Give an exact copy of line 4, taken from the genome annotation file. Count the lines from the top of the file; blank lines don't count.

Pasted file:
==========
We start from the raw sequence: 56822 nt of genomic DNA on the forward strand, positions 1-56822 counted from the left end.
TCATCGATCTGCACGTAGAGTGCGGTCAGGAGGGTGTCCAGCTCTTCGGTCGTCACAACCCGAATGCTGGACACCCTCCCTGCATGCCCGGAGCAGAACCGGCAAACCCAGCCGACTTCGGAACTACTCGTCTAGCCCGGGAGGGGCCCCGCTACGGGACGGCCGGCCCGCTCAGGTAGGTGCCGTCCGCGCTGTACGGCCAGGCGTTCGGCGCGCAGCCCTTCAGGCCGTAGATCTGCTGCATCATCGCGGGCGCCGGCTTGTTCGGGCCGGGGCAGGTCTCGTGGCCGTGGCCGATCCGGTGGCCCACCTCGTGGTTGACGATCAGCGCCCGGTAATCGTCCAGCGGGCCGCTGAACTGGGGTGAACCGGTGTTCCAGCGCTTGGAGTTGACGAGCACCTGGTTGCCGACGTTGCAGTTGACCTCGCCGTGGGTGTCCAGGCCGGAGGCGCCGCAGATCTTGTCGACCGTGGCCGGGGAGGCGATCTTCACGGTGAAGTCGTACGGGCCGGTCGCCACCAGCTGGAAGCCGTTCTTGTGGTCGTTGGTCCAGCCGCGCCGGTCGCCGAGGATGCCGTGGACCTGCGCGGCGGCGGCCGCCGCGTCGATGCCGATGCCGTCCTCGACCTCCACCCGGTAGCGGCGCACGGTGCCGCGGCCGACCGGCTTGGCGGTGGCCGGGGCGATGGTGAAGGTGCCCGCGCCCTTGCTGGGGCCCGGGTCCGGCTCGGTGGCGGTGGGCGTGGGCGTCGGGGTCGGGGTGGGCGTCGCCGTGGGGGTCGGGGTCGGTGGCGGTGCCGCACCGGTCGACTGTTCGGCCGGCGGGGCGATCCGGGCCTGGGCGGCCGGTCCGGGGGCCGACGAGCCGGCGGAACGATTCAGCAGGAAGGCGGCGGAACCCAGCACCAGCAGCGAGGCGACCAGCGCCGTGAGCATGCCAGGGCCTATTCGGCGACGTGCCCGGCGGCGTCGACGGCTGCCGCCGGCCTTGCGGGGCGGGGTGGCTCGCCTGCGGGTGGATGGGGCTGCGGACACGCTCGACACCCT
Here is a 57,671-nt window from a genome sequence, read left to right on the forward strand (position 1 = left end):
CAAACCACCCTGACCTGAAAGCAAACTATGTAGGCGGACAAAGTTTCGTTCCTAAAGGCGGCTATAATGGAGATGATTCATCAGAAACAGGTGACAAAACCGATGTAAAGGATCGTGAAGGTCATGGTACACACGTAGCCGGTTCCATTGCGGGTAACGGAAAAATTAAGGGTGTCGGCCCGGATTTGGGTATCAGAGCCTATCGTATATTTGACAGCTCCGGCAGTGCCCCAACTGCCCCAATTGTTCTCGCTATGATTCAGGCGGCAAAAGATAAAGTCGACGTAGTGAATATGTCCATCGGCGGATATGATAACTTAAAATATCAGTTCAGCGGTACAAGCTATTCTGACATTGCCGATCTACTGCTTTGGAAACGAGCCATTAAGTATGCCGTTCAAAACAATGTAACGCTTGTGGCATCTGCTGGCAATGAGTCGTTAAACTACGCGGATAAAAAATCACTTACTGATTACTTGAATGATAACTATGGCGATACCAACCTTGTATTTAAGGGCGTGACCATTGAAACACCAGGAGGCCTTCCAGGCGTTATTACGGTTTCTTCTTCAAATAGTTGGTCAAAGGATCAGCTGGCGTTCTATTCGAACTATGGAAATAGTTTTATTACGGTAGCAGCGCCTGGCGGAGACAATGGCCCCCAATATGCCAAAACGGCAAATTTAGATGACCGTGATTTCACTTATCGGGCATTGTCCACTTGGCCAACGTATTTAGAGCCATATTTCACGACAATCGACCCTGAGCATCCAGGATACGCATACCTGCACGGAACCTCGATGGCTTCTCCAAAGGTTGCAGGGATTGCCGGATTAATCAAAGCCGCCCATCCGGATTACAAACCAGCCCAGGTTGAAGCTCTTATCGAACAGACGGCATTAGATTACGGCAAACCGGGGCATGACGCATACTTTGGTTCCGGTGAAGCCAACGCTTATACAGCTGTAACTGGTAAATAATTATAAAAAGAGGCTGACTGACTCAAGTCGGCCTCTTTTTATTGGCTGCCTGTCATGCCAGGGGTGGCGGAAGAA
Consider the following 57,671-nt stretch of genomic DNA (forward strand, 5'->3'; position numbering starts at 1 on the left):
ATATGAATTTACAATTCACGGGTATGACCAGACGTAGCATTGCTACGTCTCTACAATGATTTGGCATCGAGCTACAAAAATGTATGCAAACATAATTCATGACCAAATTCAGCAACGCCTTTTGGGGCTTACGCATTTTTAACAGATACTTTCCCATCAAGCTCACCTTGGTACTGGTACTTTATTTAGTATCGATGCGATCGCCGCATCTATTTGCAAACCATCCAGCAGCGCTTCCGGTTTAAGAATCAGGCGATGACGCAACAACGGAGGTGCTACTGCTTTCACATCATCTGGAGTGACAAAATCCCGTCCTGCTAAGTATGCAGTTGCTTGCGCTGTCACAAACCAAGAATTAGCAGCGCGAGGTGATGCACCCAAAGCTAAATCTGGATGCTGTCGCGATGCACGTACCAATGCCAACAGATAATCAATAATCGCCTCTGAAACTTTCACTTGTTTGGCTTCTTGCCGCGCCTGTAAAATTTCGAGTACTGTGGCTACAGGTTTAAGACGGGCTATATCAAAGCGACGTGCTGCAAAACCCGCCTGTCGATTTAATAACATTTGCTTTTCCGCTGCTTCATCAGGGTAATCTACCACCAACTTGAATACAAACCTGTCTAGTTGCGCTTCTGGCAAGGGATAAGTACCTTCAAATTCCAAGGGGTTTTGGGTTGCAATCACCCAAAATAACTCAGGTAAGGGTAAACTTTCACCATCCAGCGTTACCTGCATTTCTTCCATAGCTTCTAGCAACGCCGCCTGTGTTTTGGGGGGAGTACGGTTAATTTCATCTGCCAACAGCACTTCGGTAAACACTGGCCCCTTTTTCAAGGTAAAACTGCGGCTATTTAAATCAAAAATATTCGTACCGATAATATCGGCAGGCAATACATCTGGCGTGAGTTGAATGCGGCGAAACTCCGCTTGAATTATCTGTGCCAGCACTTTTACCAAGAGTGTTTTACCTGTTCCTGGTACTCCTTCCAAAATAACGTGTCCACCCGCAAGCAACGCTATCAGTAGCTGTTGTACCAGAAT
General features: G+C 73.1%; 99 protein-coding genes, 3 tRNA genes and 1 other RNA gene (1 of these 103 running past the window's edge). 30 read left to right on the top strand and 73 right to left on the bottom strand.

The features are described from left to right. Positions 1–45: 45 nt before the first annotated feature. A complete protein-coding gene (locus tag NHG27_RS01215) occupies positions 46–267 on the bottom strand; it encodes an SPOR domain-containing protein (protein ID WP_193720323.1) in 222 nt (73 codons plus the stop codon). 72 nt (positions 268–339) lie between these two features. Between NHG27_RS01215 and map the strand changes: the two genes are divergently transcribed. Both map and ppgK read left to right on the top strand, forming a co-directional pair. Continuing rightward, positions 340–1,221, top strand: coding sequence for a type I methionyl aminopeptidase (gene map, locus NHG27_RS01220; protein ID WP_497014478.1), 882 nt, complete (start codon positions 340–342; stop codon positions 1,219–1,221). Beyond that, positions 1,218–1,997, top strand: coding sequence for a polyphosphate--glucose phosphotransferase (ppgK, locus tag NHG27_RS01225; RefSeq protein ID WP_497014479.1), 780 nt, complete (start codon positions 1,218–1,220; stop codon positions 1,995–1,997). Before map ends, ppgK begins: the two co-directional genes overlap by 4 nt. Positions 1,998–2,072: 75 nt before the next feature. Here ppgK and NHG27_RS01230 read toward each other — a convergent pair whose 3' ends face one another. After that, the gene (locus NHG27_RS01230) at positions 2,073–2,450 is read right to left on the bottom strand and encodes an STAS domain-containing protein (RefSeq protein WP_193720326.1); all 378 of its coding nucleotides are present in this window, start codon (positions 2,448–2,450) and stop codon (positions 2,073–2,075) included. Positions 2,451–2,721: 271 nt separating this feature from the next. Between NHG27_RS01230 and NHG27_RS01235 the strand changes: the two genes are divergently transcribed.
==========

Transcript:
CAAACCACCCTGACCTGAAAGCAAACTATGTAGGCGGACAAAGTTTCGTTCCTAAAGGCGGCTATAATGGAGATGATTCATCAGAAACAGGTGACAAAACCGATGTAAAGGATCGTGAAGGTCATGGTACACACGTAGCCGGTTCCATTGCGGGTAACGGAAAAATTAAGGGTGTCGGCCCGGATTTGGGTATCAGAGCCTATCGTATATTTGACAGCTCCGGCAGTGCCCCAACTGCCCCAATTGTTCTCGCTATGATTCAGGCGGCAAAAGATAAAGTCGACGTAGTGAATATGTCCATCGGCGGATATGATAACTTAAAATATCAGTTCAGCGGTACAAGCTATTCTGACATTGCCGATCTACTGCTTTGGAAACGAGCCATTAAGTATGCCGTTCAAAACAATGTAACGCTTGTGGCATCTGCTGGCAATGAGTCGTTAAACTACGCGGATAAAAAATCACTTACTGATTACTTGAATGATAACTATGGCGATACCAACCTTGTATTTAAGGGCGTGACCATTGAAACACCAGGAGGCCTTCCAGGCGTTATTACGGTTTCTTCTTCAAATAGTTGGTCAAAGGATCAGCTGGCGTTCTATTCGAACTATGGAAATAGTTTTATTACGGTAGCAGCGCCTGGCGGAGACAATGGCCCCCAATATGCCAAAACGGCAAATTTAGATGACCGTGATTTCACTTATCGGGCATTGTCCACTTGGCCAACGTATTTAGAGCCATATTTCACGACAATCGACCCTGAGCATCCAGGATACGCATACCTGCACGGAACCTCGATGGCTTCTCCAAAGGTTGCAGGGATTGCCGGATTAATCAAAGCCGCCCATCCGGATTACAAACCAGCCCAGGTTGAAGCTCTTATCGAACAGACGGCATTAGATTACGGCAAACCGGGGCATGACGCATACTTTGGTTCCGGTGAAGCCAACGCTTATACAGCTGTAACTGGTAAATAATTATAAAAAGAGGCTGACTGACTCAAGTCGGCCTCTTTTTATTGGCTGCCTGTCATGCCAGGGGTGGCGGAAGAA